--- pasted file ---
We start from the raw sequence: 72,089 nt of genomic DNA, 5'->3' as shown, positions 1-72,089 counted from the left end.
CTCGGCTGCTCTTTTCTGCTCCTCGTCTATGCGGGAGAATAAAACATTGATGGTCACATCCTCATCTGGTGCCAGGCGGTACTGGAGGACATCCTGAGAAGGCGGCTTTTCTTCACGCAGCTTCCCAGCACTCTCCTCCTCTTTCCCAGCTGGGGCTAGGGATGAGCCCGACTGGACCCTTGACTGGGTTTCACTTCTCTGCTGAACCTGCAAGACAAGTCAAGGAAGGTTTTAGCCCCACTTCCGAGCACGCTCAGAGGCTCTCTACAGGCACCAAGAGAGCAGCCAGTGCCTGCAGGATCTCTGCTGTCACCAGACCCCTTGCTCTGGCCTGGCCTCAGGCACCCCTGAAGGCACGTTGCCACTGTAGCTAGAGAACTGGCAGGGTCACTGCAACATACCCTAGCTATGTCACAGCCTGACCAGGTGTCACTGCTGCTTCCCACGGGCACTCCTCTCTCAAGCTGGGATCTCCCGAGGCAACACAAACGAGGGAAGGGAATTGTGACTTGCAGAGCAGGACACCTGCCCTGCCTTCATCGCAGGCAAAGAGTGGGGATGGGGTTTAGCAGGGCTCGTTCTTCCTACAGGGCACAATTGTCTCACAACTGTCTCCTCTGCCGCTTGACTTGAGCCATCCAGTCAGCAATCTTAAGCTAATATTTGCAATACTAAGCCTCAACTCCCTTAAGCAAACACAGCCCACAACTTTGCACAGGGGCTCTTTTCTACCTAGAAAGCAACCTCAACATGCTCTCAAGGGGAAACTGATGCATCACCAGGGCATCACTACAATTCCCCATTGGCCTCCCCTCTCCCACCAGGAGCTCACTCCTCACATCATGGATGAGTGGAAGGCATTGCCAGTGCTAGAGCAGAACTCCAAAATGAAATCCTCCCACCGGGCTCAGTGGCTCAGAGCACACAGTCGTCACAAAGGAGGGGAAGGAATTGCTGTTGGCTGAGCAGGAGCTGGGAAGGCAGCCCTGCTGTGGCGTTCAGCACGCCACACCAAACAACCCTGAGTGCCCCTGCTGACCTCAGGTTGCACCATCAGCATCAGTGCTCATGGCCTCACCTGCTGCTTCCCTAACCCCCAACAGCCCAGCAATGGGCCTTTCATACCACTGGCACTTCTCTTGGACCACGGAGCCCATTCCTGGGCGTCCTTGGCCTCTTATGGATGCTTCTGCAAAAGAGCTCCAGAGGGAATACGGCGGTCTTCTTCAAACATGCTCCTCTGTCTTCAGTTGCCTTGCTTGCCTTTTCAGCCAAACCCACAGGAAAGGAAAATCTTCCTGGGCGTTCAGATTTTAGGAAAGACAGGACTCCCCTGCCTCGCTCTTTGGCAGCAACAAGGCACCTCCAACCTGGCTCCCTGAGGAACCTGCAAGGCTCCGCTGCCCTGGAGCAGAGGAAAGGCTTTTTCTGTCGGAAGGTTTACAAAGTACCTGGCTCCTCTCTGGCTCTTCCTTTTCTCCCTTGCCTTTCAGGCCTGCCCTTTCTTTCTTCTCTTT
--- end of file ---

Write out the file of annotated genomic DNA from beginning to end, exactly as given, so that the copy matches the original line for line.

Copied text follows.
We start from the raw sequence: 72,089 nt of genomic DNA, 5'->3' as shown, positions 1-72,089 counted from the left end.
CTCGGCTGCTCTTTTCTGCTCCTCGTCTATGCGGGAGAATAAAACATTGATGGTCACATCCTCATCTGGTGCCAGGCGGTACTGGAGGACATCCTGAGAAGGCGGCTTTTCTTCACGCAGCTTCCCAGCACTCTCCTCCTCTTTCCCAGCTGGGGCTAGGGATGAGCCCGACTGGACCCTTGACTGGGTTTCACTTCTCTGCTGAACCTGCAAGACAAGTCAAGGAAGGTTTTAGCCCCACTTCCGAGCACGCTCAGAGGCTCTCTACAGGCACCAAGAGAGCAGCCAGTGCCTGCAGGATCTCTGCTGTCACCAGACCCCTTGCTCTGGCCTGGCCTCAGGCACCCCTGAAGGCACGTTGCCACTGTAGCTAGAGAACTGGCAGGGTCACTGCAACATACCCTAGCTATGTCACAGCCTGACCAGGTGTCACTGCTGCTTCCCACGGGCACTCCTCTCTCAAGCTGGGATCTCCCGAGGCAACACAAACGAGGGAAGGGAATTGTGACTTGCAGAGCAGGACACCTGCCCTGCCTTCATCGCAGGCAAAGAGTGGGGATGGGGTTTAGCAGGGCTCGTTCTTCCTACAGGGCACAATTGTCTCACAACTGTCTCCTCTGCCGCTTGACTTGAGCCATCCAGTCAGCAATCTTAAGCTAATATTTGCAATACTAAGCCTCAACTCCCTTAAGCAAACACAGCCCACAACTTTGCACAGGGGCTCTTTTCTACCTAGAAAGCAACCTCAACATGCTCTCAAGGGGAAACTGATGCATCACCAGGGCATCACTACAATTCCCCATTGGCCTCCCCTCTCCCACCAGGAGCTCACTCCTCACATCATGGATGAGTGGAAGGCATTGCCAGTGCTAGAGCAGAACTCCAAAATGAAATCCTCCCACCGGGCTCAGTGGCTCAGAGCACACAGTCGTCACAAAGGAGGGGAAGGAATTGCTGTTGGCTGAGCAGGAGCTGGGAAGGCAGCCCTGCTGTGGCGTTCAGCACGCCACACCAAACAACCCTGAGTGCCCCTGCTGACCTCAGGTTGCACCATCAGCATCAGTGCTCATGGCCTCACCTGCTGCTTCCCTAACCCCCAACAGCCCAGCAATGGGCCTTTCATACCACTGGCACTTCTCTTGGACCACGGAGCCCATTCCTGGGCGTCCTTGGCCTCTTATGGATGCTTCTGCAAAAGAGCTCCAGAGGGAATACGGCGGTCTTCTTCAAACATGCTCCTCTGTCTTCAGTTGCCTTGCTTGCCTTTTCAGCCAAACCCACAGGAAAGGAAAATCTTCCTGGGCGTTCAGATTTTAGGAAAGACAGGACTCCCCTGCCTCGCTCTTTGGCAGCAACAAGGCACCTCCAACCTGGCTCCCTGAGGAACCTGCAAGGCTCCGCTGCCCTGGAGCAGAGGAAAGGCTTTTTCTGTCGGAAGGTTTACAAAGTACCTGGCTCCTCTCTGGCTCTTCCTTTTCTCCCTTGCCTTTCAGGCCTGCCCTTTCTTTCTTCTCTTT